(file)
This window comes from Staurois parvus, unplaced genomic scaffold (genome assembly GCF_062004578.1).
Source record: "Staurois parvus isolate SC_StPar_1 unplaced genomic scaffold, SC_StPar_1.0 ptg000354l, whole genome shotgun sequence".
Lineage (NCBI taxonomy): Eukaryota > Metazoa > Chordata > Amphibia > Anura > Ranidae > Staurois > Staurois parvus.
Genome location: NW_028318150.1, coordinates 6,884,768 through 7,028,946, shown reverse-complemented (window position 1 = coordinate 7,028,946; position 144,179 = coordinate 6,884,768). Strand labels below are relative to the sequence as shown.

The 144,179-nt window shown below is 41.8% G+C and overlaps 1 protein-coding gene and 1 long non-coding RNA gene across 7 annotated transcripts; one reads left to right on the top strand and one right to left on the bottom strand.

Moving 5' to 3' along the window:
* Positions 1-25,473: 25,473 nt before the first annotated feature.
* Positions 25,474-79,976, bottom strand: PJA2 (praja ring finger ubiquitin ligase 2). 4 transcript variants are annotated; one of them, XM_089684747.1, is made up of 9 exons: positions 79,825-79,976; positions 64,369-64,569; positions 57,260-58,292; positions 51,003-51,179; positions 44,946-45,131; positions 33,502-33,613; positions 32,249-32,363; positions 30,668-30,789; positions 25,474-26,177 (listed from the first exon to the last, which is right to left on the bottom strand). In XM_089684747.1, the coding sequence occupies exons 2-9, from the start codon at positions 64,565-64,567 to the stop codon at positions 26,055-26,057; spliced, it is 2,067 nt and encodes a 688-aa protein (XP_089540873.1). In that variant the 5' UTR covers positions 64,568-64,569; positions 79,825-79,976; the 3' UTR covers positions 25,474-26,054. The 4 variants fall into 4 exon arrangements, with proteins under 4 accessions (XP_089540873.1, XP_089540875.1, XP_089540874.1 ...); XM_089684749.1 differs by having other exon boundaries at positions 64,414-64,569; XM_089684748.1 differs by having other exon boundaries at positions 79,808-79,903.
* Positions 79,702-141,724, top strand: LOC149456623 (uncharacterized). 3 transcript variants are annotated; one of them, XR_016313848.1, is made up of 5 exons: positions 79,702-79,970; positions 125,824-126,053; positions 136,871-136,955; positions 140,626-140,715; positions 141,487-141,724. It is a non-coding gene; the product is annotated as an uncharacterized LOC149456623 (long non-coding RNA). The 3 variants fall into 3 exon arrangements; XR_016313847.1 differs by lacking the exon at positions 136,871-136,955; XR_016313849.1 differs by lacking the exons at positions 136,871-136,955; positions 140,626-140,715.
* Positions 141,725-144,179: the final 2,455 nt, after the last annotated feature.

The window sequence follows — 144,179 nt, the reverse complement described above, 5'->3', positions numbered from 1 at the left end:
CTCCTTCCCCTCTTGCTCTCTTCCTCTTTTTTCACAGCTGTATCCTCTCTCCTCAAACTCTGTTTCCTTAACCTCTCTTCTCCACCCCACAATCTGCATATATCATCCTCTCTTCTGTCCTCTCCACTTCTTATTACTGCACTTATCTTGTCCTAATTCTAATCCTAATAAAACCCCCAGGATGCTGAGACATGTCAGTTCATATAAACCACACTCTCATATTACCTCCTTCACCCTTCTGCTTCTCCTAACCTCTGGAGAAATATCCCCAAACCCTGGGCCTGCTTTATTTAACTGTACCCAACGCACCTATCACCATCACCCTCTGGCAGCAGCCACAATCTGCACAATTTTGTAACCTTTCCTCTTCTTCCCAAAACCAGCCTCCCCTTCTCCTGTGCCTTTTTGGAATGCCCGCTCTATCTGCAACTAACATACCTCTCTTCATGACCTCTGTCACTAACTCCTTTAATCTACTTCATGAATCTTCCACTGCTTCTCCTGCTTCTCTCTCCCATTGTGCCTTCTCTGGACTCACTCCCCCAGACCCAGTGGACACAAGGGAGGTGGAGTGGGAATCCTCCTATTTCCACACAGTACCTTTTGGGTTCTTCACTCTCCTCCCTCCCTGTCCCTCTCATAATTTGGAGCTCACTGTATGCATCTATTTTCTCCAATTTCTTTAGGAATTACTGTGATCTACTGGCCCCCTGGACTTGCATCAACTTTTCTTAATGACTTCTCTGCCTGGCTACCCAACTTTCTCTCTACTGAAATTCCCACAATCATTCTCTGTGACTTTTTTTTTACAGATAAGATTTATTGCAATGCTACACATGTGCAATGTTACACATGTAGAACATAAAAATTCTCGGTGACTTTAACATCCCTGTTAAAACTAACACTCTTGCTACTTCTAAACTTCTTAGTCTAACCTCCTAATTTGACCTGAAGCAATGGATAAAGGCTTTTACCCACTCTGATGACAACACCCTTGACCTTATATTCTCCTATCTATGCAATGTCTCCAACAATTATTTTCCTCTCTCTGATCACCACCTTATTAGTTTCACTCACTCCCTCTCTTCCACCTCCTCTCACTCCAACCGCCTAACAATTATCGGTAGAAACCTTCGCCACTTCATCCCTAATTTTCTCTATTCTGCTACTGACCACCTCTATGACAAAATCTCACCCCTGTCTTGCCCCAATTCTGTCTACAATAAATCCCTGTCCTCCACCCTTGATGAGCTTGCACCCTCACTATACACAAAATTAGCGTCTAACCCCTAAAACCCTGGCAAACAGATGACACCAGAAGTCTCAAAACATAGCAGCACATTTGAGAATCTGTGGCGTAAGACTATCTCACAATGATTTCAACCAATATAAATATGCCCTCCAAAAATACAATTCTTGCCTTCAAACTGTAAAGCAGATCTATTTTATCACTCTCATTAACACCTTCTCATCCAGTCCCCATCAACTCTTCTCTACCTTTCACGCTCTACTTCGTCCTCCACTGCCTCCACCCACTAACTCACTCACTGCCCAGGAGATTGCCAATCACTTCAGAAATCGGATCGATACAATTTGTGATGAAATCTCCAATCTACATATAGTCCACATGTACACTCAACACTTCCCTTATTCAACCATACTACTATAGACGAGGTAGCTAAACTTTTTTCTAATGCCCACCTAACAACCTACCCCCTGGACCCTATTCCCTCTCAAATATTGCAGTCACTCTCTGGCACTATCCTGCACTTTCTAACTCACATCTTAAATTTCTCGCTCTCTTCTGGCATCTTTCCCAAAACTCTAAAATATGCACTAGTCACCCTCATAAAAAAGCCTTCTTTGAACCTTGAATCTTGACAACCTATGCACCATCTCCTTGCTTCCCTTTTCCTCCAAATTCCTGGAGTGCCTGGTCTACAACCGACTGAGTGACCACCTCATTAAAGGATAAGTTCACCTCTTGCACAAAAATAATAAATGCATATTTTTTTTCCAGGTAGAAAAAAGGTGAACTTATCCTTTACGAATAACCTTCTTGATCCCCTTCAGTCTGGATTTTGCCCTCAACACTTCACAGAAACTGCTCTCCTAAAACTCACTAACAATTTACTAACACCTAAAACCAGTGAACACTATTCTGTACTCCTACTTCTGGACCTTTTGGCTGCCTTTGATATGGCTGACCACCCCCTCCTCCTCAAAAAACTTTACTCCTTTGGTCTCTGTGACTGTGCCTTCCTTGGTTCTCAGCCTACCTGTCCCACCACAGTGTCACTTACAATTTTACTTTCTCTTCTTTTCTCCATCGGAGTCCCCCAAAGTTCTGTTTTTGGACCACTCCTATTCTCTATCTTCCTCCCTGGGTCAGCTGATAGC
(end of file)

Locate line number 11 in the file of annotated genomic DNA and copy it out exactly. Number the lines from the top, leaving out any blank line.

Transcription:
The window sequence follows — 144,179 nt, the reverse complement described above, 5'->3', positions numbered from 1 at the left end: